After the Jonas Brothers’ packed performance at the Frank Erwin Center on Saturday night, two girls walked through the parking lot with a sign that said "Ten Year Challenge: JB Concert." On the sign was a photo of them ten years earlier at a different but genetically similar show.


If you’re immersed in or even regularly adjacent to contemporary youth culture, it’s easy to see how the JoBros essentially are a legacy act, having peaked in popularity in the late 2000s. But it’s still hard to register that a decade of culture has passed in what feels like the blink of an eye, especially when you observe the legions of sign-holding superfans— and when you find yourself utterly tickled, entertained and impressed by every minute of the brothers’ expertly modulated live performance.


The themes of the evening were clear, simple and perfect from the moment Nick, Joe and Kevin descended from the Erwin Center ceiling on a platform while playing "Rollercoaster": "growing up," "party time" and "love" (with a brief holiday interlude in which the brothers put on Santa hats and performed the truly infectious bop "Like It’s Christmas" amid a sprinkling of fake snow).


One of the greatest parts about arena concerts, festival headlining sets and the like is that you never know where the artists will come from and how they will disappear. The sets are chockablock with trap doors and barricaded walkways and suspension cables. The JoBros made use of all of these, bounding around the arena, sinking out of view, rising back up again, rising higher — and higher — on a circular platform right in the middle of the crowd while they performed some of their slower, more heartfelt tracks, like "Comeback" and "When You Look Me In the Eyes." Both of those are slightly more modern-country than I had remembered, in a very good way.


I had not realized just how many big pop hits came from these three brothers, but songs like the explosively perfect "S.O.S." and the genuinely sexy "Jealous" were excellent reminders. It was a pure, unencumbered delight to watch the Jonases strut across the stage and own the arena while performing them. Side note: I don’t know if Joe Jonas actually can play instruments, offstage, but I will forever hold in my heart the deepest respect for his choice to "nah" out of being an instrument-playing member of the band and remain perhaps the most popular brother. This is an energy of which we could all use more.


During short interludes and costume changes, weirdly intense videos played on the big screen, showing each bro quietly, inspirationally interacting with a young boy. Perhaps because my brain is comprised of Claritin-D and cynicism, it took me far too long to realize that they were playing out encounters with their younger selves. Once that clicked, I promptly cried. (Don’t tell my 10-year-old companion, I’m trying to save face.) These guys were little boys when they started this journey. Now they are grown, married, accomplished, handsome and likely wondering what the hell even happened these last two decades and how, even after a painful yearslong split, they got so lucky in the end.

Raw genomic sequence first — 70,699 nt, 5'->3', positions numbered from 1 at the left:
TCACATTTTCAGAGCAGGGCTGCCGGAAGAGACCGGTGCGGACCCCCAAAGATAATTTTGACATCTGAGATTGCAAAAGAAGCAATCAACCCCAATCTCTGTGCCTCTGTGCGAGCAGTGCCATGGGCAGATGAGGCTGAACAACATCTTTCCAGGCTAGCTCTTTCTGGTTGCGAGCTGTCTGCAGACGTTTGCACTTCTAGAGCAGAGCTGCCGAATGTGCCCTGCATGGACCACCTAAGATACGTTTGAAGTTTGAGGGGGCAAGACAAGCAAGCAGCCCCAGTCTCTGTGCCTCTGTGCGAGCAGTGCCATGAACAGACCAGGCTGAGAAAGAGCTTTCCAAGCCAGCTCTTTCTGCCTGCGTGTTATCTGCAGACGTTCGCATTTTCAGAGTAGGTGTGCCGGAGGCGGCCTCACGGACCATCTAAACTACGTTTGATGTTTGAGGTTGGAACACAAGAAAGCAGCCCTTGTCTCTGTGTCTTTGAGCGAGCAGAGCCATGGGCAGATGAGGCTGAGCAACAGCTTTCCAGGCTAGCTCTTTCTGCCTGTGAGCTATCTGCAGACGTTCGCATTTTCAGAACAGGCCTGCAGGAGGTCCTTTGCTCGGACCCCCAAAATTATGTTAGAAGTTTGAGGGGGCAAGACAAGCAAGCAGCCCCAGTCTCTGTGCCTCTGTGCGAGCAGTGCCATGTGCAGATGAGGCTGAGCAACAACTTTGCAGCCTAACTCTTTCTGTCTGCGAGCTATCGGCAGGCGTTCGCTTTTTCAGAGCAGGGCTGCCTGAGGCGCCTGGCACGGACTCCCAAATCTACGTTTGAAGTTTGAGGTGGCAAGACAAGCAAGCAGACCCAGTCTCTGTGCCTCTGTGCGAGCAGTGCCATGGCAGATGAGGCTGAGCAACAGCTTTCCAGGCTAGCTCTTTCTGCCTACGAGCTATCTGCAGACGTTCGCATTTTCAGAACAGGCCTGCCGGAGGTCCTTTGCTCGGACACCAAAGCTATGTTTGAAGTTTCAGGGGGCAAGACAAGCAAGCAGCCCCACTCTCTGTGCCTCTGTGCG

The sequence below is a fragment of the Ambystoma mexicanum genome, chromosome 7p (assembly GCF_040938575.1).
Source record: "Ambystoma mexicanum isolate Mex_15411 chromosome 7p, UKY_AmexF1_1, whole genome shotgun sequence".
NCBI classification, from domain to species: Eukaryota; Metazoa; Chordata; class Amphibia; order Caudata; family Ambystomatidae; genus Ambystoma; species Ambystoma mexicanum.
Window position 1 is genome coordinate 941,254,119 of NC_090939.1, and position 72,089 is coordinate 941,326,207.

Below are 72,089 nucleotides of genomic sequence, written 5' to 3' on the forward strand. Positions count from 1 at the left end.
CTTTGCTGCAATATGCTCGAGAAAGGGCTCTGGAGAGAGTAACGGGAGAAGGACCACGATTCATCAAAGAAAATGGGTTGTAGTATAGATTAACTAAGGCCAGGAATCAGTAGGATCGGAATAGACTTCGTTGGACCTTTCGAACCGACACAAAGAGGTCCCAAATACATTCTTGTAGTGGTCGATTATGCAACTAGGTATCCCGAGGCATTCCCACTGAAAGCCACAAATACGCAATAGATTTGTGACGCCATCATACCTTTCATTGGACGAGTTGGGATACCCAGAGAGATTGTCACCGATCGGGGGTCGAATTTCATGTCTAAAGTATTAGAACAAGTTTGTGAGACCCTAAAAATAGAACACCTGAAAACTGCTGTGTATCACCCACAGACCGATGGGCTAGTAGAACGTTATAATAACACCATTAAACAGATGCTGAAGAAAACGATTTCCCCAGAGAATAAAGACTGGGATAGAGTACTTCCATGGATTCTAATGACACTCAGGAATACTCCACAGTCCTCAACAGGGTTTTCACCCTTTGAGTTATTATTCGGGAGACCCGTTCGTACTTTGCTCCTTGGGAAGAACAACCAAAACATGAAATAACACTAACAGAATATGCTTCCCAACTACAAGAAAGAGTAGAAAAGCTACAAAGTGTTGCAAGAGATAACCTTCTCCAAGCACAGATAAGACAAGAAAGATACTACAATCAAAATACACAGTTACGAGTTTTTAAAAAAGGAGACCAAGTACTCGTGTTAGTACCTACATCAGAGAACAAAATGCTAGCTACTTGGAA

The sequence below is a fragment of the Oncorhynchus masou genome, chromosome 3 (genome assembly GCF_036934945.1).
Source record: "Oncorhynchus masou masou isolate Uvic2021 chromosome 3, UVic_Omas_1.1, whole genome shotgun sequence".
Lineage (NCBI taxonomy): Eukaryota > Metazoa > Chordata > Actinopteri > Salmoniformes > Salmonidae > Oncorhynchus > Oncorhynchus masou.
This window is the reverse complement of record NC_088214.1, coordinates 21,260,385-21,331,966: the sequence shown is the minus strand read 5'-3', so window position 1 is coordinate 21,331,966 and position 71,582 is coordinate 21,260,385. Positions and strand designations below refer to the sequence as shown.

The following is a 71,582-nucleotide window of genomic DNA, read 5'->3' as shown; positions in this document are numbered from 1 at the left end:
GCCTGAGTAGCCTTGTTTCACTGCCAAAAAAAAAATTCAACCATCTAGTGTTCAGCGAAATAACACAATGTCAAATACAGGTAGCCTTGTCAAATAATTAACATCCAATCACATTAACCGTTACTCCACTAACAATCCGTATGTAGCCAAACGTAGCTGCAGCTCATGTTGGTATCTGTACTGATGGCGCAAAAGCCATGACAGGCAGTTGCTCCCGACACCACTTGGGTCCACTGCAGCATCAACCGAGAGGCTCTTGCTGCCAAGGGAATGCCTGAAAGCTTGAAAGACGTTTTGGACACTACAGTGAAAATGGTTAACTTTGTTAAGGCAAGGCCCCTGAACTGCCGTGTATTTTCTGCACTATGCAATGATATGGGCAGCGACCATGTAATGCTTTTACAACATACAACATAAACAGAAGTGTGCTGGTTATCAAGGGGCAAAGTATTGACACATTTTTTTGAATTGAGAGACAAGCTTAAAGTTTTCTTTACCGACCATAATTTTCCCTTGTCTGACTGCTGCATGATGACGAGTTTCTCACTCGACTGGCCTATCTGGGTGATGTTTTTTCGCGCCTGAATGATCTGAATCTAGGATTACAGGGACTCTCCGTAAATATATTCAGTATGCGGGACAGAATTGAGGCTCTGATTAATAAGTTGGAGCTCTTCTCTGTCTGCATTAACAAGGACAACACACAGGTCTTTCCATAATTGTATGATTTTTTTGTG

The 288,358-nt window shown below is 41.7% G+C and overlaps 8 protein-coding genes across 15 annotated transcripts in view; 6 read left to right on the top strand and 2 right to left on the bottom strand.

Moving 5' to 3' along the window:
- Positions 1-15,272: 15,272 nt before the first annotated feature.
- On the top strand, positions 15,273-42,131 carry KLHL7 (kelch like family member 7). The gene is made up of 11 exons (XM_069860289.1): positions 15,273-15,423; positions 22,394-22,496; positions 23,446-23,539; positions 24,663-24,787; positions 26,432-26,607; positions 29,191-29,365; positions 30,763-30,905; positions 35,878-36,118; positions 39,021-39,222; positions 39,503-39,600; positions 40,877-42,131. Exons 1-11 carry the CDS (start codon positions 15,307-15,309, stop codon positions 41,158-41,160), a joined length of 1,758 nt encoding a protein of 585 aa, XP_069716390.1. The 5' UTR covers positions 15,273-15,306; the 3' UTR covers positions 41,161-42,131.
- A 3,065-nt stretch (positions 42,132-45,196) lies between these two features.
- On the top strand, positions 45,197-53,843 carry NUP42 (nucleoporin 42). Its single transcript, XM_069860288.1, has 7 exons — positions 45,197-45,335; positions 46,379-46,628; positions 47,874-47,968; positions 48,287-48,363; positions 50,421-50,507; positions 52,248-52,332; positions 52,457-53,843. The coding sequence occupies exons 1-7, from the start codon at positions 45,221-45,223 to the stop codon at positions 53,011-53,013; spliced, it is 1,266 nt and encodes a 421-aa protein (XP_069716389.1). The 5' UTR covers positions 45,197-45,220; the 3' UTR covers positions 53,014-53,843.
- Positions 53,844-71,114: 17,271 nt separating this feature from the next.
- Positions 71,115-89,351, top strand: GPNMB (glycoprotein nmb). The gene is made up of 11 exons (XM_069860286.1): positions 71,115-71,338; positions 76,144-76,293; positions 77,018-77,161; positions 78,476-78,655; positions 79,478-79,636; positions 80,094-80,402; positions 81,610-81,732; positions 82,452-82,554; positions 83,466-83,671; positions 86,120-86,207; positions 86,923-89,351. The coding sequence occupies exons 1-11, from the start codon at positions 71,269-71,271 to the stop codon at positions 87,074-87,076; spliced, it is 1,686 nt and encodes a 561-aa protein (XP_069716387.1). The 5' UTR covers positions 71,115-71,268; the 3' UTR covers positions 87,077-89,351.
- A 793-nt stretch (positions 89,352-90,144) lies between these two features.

That sentiment yanked at my heartstrings even more strongly when, toward the end of the show, the guys took some time to remember the very beginnings: the first shows (Joe wants to especially thank "all four of you" who were at that Six Flags show that one time, you know who you are), the original fans (now young adults) who made their parents drive hours for meet-and-greets and CD releases.


For all those fans, the bros put together something special — a medley of some of their best songs from the early era. The arena, and I cannot stress this enough, exploded in joy as the brothers jammed out to pop-punkish tracks including "Mandy," "Paranoid" and "World War III," all of which held up extremely well. Meanwhile, the big screen cut between current shots of the concert and tons of past footage of Nick, Joe and Kevin as young kids, bowling, brushing their teeth, being swallowed by swarms of fans, giggling and horsing around, making music and growing up. It’s one of the best "behind the scenes" montages I’ve seen at a concert, a clear labor of love and warm nostalgia.


I’d be remiss not to mention the giant inflatable arm-wavy tube guys that popped out during one track, or the pyrotechnics that accompanied encore track "Burnin’ Up," or that yes, Joe’s wife, Sophie Turner (Sansa on "Game of Thrones"), was in the audience. But the biggest highlights for me were the moments where the passing of time was felt heavily. And yet, these sweet-faced guys made it feel like something to celebrate.